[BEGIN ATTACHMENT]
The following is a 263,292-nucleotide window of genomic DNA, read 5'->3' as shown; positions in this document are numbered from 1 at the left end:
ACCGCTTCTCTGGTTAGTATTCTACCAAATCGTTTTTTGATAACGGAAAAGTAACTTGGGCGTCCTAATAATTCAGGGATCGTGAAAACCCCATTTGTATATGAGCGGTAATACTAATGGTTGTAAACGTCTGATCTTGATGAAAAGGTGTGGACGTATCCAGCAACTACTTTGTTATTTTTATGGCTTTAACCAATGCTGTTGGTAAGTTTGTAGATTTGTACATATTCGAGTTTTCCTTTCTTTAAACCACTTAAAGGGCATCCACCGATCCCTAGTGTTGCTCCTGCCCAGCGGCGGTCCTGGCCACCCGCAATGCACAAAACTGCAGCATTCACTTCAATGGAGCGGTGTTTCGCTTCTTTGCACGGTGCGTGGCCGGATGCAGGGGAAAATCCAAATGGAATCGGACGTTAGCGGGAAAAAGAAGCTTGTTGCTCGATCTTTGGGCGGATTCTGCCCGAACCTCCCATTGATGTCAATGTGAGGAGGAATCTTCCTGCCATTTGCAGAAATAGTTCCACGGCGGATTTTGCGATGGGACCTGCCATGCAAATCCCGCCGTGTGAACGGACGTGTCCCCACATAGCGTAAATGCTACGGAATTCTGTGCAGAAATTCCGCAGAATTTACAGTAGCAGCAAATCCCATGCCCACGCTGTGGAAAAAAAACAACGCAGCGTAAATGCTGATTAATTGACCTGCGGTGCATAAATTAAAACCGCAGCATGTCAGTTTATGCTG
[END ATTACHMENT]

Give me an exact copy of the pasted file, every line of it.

The following is a 263,292-nucleotide window of genomic DNA, read 5'->3' as shown; positions in this document are numbered from 1 at the left end:
ACCGCTTCTCTGGTTAGTATTCTACCAAATCGTTTTTTGATAACGGAAAAGTAACTTGGGCGTCCTAATAATTCAGGGATCGTGAAAACCCCATTTGTATATGAGCGGTAATACTAATGGTTGTAAACGTCTGATCTTGATGAAAAGGTGTGGACGTATCCAGCAACTACTTTGTTATTTTTATGGCTTTAACCAATGCTGTTGGTAAGTTTGTAGATTTGTACATATTCGAGTTTTCCTTTCTTTAAACCACTTAAAGGGCATCCACCGATCCCTAGTGTTGCTCCTGCCCAGCGGCGGTCCTGGCCACCCGCAATGCACAAAACTGCAGCATTCACTTCAATGGAGCGGTGTTTCGCTTCTTTGCACGGTGCGTGGCCGGATGCAGGGGAAAATCCAAATGGAATCGGACGTTAGCGGGAAAAAGAAGCTTGTTGCTCGATCTTTGGGCGGATTCTGCCCGAACCTCCCATTGATGTCAATGTGAGGAGGAATCTTCCTGCCATTTGCAGAAATAGTTCCACGGCGGATTTTGCGATGGGACCTGCCATGCAAATCCCGCCGTGTGAACGGACGTGTCCCCACATAGCGTAAATGCTACGGAATTCTGTGCAGAAATTCCGCAGAATTTACAGTAGCAGCAAATCCCATGCCCACGCTGTGGAAAAAAAACAACGCAGCGTAAATGCTGATTAATTGACCTGCGGTGCATAAATTAAAACCGCAGCATGTCAGTTTATGCTG